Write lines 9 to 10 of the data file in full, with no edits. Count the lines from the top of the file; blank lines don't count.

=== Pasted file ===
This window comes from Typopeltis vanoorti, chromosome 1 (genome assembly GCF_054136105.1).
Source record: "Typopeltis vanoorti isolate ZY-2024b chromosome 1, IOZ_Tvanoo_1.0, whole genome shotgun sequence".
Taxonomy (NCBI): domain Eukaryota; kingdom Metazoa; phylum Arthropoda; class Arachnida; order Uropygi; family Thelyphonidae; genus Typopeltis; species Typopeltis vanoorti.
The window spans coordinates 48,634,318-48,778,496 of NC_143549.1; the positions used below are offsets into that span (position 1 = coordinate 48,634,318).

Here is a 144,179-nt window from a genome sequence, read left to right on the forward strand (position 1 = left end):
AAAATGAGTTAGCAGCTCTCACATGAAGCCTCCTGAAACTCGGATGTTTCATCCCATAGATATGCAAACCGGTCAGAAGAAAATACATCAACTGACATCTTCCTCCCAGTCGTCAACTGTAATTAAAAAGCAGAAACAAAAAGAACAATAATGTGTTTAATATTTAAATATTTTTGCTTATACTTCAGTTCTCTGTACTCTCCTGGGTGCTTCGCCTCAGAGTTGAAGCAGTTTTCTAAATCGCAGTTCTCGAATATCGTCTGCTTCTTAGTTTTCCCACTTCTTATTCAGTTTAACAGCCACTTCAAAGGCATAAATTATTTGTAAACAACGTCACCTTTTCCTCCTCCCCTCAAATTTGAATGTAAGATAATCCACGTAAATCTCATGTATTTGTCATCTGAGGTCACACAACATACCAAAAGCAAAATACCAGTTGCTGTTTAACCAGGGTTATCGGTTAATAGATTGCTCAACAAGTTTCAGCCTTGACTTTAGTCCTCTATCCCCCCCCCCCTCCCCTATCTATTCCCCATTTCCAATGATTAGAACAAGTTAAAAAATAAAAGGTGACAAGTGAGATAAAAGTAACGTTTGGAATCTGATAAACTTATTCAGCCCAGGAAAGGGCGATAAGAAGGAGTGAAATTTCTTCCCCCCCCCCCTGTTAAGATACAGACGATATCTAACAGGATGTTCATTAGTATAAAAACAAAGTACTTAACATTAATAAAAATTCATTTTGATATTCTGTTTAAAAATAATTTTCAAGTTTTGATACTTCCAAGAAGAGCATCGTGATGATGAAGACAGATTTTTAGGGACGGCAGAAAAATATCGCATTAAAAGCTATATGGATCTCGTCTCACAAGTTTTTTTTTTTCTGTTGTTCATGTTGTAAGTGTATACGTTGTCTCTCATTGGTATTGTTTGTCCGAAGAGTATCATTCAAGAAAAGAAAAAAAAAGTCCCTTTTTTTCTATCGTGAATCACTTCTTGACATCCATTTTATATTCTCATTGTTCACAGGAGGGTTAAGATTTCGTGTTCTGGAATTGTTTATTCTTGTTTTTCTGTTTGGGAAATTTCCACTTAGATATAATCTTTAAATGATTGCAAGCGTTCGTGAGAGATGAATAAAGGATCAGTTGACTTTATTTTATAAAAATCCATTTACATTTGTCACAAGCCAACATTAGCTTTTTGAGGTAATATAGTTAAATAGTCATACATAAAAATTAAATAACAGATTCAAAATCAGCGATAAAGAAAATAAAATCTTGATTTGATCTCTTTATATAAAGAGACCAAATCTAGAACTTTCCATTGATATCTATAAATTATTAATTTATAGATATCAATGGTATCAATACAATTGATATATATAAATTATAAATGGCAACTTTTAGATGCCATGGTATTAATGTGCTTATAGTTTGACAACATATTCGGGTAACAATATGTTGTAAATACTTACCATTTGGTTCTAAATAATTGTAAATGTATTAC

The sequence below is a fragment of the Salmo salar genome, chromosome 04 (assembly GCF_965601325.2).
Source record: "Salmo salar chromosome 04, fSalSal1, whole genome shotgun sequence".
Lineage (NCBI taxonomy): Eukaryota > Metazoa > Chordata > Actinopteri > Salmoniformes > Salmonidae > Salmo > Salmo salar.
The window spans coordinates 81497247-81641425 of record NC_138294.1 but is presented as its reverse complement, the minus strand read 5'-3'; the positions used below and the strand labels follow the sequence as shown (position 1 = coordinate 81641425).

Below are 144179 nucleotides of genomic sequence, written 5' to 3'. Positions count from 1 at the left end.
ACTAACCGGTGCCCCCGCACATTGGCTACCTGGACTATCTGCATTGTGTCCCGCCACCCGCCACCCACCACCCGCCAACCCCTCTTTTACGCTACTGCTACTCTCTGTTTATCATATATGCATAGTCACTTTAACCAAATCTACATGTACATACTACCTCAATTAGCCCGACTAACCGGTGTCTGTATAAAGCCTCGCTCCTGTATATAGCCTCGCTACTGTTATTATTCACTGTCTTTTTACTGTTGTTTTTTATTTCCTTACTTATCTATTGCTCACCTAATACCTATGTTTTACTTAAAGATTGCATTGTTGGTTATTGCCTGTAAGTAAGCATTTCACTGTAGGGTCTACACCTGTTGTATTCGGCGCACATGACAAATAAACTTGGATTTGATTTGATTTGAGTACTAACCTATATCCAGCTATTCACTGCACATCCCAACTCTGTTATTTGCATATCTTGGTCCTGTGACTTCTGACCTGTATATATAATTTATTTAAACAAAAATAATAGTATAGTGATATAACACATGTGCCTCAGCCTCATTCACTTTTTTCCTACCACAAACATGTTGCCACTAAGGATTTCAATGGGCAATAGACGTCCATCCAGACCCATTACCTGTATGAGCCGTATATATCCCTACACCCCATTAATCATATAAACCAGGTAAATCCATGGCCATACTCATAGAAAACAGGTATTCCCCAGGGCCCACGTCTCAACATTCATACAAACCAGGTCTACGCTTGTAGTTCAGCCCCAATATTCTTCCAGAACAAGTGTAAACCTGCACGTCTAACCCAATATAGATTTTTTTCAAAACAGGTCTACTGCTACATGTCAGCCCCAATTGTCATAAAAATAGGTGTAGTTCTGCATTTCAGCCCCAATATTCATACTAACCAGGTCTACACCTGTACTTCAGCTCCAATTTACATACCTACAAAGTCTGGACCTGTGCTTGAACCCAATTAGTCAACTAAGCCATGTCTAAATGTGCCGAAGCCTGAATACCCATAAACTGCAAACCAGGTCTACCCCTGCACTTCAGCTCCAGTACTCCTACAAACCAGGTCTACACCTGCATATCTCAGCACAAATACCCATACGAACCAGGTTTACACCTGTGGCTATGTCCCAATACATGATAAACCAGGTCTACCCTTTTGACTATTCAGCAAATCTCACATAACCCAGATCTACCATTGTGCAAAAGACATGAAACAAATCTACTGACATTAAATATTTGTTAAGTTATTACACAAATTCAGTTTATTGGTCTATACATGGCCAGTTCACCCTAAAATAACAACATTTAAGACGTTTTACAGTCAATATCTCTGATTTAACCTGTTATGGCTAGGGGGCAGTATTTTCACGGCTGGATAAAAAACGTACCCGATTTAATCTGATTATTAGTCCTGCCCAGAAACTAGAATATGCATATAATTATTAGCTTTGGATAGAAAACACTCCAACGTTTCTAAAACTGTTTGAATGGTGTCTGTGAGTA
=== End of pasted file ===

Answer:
Lineage (NCBI taxonomy): Eukaryota > Metazoa > Chordata > Actinopteri > Salmoniformes > Salmonidae > Salmo > Salmo salar.
The window spans coordinates 81497247-81641425 of record NC_138294.1 but is presented as its reverse complement, the minus strand read 5'-3'; the positions used below and the strand labels follow the sequence as shown (position 1 = coordinate 81641425).